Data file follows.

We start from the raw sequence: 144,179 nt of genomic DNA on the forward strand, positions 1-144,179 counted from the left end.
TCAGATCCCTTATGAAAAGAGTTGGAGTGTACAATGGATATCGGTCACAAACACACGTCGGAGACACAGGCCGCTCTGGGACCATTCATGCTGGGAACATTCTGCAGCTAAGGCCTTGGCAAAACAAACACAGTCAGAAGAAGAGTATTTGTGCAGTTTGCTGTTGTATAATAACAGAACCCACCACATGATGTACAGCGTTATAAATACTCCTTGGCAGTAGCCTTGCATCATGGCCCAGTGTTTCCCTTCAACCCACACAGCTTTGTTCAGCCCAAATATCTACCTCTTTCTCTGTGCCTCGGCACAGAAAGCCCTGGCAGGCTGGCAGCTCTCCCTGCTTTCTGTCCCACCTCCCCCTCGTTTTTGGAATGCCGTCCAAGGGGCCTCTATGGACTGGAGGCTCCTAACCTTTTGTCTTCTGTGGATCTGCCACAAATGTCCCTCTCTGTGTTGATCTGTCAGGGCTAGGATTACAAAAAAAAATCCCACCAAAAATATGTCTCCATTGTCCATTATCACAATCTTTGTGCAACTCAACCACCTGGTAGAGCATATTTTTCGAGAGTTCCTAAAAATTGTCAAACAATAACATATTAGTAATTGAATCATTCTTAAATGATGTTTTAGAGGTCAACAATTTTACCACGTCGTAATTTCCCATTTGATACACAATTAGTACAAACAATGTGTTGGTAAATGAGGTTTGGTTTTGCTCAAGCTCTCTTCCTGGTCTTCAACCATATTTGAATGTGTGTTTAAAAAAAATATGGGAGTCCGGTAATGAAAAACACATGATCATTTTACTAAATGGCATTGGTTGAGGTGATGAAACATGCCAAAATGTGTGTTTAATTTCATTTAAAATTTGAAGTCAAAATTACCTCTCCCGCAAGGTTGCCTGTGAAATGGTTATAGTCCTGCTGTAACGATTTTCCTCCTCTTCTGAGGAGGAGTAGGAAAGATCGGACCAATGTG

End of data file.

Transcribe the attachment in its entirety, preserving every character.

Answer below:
We start from the raw sequence: 144,179 nt of genomic DNA on the forward strand, positions 1-144,179 counted from the left end.
TCAGATCCCTTATGAAAAGAGTTGGAGTGTACAATGGATATCGGTCACAAACACACGTCGGAGACACAGGCCGCTCTGGGACCATTCATGCTGGGAACATTCTGCAGCTAAGGCCTTGGCAAAACAAACACAGTCAGAAGAAGAGTATTTGTGCAGTTTGCTGTTGTATAATAACAGAACCCACCACATGATGTACAGCGTTATAAATACTCCTTGGCAGTAGCCTTGCATCATGGCCCAGTGTTTCCCTTCAACCCACACAGCTTTGTTCAGCCCAAATATCTACCTCTTTCTCTGTGCCTCGGCACAGAAAGCCCTGGCAGGCTGGCAGCTCTCCCTGCTTTCTGTCCCACCTCCCCCTCGTTTTTGGAATGCCGTCCAAGGGGCCTCTATGGACTGGAGGCTCCTAACCTTTTGTCTTCTGTGGATCTGCCACAAATGTCCCTCTCTGTGTTGATCTGTCAGGGCTAGGATTACAAAAAAAAATCCCACCAAAAATATGTCTCCATTGTCCATTATCACAATCTTTGTGCAACTCAACCACCTGGTAGAGCATATTTTTCGAGAGTTCCTAAAAATTGTCAAACAATAACATATTAGTAATTGAATCATTCTTAAATGATGTTTTAGAGGTCAACAATTTTACCACGTCGTAATTTCCCATTTGATACACAATTAGTACAAACAATGTGTTGGTAAATGAGGTTTGGTTTTGCTCAAGCTCTCTTCCTGGTCTTCAACCATATTTGAATGTGTGTTTAAAAAAAATATGGGAGTCCGGTAATGAAAAACACATGATCATTTTACTAAATGGCATTGGTTGAGGTGATGAAACATGCCAAAATGTGTGTTTAATTTCATTTAAAATTTGAAGTCAAAATTACCTCTCCCGCAAGGTTGCCTGTGAAATGGTTATAGTCCTGCTGTAACGATTTTCCTCCTCTTCTGAGGAGGAGTAGGAAAGATCGGACCAATGTG